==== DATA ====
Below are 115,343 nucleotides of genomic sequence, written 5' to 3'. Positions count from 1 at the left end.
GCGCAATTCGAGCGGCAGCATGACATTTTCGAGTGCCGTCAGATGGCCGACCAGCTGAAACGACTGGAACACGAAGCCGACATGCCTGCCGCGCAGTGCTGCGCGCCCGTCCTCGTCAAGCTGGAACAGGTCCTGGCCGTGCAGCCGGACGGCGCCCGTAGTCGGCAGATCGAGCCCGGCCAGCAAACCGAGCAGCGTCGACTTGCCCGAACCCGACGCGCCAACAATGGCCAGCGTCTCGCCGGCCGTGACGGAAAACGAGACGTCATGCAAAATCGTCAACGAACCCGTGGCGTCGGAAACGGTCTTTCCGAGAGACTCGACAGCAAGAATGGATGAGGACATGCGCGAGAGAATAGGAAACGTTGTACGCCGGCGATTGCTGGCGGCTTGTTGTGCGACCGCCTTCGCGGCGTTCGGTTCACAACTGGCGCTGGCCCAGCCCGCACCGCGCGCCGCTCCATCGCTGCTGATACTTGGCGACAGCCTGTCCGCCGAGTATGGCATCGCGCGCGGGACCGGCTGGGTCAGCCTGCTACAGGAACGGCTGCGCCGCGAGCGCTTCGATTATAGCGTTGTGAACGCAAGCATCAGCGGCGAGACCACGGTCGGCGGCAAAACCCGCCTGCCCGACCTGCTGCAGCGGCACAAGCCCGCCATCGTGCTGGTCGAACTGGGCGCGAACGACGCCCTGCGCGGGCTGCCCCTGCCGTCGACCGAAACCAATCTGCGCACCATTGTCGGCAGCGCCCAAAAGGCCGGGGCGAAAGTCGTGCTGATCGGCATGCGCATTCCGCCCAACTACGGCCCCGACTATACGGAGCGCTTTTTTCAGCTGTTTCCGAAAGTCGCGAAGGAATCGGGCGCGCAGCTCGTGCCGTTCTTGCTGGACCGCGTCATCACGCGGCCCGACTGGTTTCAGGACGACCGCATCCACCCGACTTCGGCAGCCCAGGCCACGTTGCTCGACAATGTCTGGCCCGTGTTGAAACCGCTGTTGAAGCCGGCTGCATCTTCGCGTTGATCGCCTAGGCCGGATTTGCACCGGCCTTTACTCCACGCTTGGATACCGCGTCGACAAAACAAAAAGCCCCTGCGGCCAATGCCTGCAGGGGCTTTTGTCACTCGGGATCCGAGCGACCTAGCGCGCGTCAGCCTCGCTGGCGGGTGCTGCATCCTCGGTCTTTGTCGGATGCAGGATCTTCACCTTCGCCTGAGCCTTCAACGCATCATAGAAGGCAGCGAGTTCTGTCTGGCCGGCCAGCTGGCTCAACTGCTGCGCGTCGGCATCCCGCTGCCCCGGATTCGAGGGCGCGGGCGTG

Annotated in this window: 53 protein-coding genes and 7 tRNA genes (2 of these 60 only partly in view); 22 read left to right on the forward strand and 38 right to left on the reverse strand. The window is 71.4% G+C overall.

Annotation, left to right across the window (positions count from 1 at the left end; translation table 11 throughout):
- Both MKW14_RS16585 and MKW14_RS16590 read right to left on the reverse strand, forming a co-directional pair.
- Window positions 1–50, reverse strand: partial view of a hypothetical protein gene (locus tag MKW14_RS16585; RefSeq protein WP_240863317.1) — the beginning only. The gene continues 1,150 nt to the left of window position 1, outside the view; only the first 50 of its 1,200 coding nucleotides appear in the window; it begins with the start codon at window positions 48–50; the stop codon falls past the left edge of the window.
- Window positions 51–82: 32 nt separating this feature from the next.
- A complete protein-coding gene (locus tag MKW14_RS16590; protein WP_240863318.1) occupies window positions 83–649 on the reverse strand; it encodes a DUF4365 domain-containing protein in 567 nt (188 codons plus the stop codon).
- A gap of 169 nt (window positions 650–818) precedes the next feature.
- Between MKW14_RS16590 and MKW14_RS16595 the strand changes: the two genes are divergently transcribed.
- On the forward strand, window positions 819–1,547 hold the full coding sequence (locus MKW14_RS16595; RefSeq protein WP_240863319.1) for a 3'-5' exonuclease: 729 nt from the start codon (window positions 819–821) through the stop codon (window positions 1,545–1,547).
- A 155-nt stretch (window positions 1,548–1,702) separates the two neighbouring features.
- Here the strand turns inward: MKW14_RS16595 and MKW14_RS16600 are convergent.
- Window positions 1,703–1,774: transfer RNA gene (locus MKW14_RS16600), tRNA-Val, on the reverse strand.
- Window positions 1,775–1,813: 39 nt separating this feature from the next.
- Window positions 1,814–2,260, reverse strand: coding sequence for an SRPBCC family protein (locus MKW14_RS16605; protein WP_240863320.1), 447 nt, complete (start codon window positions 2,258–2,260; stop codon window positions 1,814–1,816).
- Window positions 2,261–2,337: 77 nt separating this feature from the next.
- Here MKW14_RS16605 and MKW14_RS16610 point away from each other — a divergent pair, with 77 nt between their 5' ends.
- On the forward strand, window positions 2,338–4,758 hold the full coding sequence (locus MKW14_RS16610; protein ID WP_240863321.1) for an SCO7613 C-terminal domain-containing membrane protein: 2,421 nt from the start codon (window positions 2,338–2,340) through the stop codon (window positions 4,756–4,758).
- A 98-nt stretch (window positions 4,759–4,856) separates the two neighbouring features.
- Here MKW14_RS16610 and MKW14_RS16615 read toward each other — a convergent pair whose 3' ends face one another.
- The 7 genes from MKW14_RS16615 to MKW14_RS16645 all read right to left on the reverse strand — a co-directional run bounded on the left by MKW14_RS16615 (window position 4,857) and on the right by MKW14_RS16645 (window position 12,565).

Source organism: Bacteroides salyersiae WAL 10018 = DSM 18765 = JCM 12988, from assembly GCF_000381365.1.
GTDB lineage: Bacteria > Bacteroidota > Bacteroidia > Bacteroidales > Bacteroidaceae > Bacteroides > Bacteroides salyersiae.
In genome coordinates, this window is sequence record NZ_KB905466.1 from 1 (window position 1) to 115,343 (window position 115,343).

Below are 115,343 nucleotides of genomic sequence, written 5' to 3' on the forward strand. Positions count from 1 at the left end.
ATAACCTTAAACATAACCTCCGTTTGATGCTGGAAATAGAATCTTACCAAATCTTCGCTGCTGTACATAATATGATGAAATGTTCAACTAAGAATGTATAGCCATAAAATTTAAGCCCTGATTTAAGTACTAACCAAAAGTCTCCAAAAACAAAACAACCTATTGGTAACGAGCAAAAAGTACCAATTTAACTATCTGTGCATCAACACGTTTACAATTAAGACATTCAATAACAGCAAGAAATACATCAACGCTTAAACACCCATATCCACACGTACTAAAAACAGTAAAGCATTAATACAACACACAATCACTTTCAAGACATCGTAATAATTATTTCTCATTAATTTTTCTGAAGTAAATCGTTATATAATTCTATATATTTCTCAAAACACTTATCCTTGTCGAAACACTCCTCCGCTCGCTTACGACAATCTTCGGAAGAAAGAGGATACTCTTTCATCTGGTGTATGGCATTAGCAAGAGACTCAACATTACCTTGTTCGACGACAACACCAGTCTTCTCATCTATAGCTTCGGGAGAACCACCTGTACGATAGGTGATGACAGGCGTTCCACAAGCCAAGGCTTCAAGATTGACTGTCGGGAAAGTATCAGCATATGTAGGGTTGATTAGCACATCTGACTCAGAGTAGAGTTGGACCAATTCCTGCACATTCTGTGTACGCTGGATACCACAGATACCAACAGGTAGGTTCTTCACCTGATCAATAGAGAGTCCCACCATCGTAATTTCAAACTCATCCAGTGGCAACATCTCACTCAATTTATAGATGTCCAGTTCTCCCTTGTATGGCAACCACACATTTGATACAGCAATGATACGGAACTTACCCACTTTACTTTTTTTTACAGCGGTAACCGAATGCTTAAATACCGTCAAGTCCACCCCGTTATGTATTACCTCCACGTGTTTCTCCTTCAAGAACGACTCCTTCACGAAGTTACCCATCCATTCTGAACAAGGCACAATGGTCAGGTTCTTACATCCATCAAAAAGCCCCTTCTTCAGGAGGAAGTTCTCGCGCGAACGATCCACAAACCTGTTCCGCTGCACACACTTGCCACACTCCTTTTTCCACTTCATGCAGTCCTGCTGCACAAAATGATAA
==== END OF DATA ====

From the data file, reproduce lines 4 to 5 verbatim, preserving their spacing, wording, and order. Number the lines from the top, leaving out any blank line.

Annotation, left to right across the window (positions count from 1 at the left end; translation table 11 throughout):
- Both MKW14_RS16585 and MKW14_RS16590 read right to left on the reverse strand, forming a co-directional pair.